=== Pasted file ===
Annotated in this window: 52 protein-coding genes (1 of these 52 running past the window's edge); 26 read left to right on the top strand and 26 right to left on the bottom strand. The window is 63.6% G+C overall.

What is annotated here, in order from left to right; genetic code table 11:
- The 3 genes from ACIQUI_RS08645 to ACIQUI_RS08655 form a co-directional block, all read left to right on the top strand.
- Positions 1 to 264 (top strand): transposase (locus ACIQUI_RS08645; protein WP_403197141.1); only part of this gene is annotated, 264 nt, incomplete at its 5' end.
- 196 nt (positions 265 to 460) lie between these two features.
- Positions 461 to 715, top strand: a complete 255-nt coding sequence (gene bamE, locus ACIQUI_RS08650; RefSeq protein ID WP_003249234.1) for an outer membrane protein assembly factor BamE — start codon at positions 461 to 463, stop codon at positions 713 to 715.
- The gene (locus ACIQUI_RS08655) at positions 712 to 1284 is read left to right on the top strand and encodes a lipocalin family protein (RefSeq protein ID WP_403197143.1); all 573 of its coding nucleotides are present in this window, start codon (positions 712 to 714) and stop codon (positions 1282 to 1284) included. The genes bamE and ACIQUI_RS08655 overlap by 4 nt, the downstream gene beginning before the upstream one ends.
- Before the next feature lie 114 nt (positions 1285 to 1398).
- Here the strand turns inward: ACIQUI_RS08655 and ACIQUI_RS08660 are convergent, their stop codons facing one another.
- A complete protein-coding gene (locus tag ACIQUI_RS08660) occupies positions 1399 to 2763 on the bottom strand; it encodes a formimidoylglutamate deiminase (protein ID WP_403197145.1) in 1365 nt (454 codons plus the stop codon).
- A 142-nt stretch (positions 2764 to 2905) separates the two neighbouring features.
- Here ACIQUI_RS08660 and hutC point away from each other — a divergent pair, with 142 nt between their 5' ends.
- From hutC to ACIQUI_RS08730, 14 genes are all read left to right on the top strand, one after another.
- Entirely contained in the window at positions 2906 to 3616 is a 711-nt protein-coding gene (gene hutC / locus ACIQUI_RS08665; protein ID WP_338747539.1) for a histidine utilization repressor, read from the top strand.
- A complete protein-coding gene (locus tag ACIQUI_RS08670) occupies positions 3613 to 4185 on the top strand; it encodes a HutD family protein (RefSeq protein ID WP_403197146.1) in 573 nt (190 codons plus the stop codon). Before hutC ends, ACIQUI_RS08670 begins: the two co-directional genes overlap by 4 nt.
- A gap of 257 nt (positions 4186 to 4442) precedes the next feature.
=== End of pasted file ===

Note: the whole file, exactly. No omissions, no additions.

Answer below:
Annotated in this window: 52 protein-coding genes (1 of these 52 running past the window's edge); 26 read left to right on the top strand and 26 right to left on the bottom strand. The window is 63.6% G+C overall.

What is annotated here, in order from left to right; genetic code table 11:
- The 3 genes from ACIQUI_RS08645 to ACIQUI_RS08655 form a co-directional block, all read left to right on the top strand.
- Positions 1 to 264 (top strand): transposase (locus ACIQUI_RS08645; protein WP_403197141.1); only part of this gene is annotated, 264 nt, incomplete at its 5' end.
- 196 nt (positions 265 to 460) lie between these two features.
- Positions 461 to 715, top strand: a complete 255-nt coding sequence (gene bamE, locus ACIQUI_RS08650; RefSeq protein ID WP_003249234.1) for an outer membrane protein assembly factor BamE — start codon at positions 461 to 463, stop codon at positions 713 to 715.
- The gene (locus ACIQUI_RS08655) at positions 712 to 1284 is read left to right on the top strand and encodes a lipocalin family protein (RefSeq protein ID WP_403197143.1); all 573 of its coding nucleotides are present in this window, start codon (positions 712 to 714) and stop codon (positions 1282 to 1284) included. The genes bamE and ACIQUI_RS08655 overlap by 4 nt, the downstream gene beginning before the upstream one ends.
- Before the next feature lie 114 nt (positions 1285 to 1398).
- Here the strand turns inward: ACIQUI_RS08655 and ACIQUI_RS08660 are convergent, their stop codons facing one another.
- A complete protein-coding gene (locus tag ACIQUI_RS08660) occupies positions 1399 to 2763 on the bottom strand; it encodes a formimidoylglutamate deiminase (protein ID WP_403197145.1) in 1365 nt (454 codons plus the stop codon).
- A 142-nt stretch (positions 2764 to 2905) separates the two neighbouring features.
- Here ACIQUI_RS08660 and hutC point away from each other — a divergent pair, with 142 nt between their 5' ends.
- From hutC to ACIQUI_RS08730, 14 genes are all read left to right on the top strand, one after another.
- Entirely contained in the window at positions 2906 to 3616 is a 711-nt protein-coding gene (gene hutC / locus ACIQUI_RS08665; protein ID WP_338747539.1) for a histidine utilization repressor, read from the top strand.
- A complete protein-coding gene (locus tag ACIQUI_RS08670) occupies positions 3613 to 4185 on the top strand; it encodes a HutD family protein (RefSeq protein ID WP_403197146.1) in 573 nt (190 codons plus the stop codon). Before hutC ends, ACIQUI_RS08670 begins: the two co-directional genes overlap by 4 nt.
- A gap of 257 nt (positions 4186 to 4442) precedes the next feature.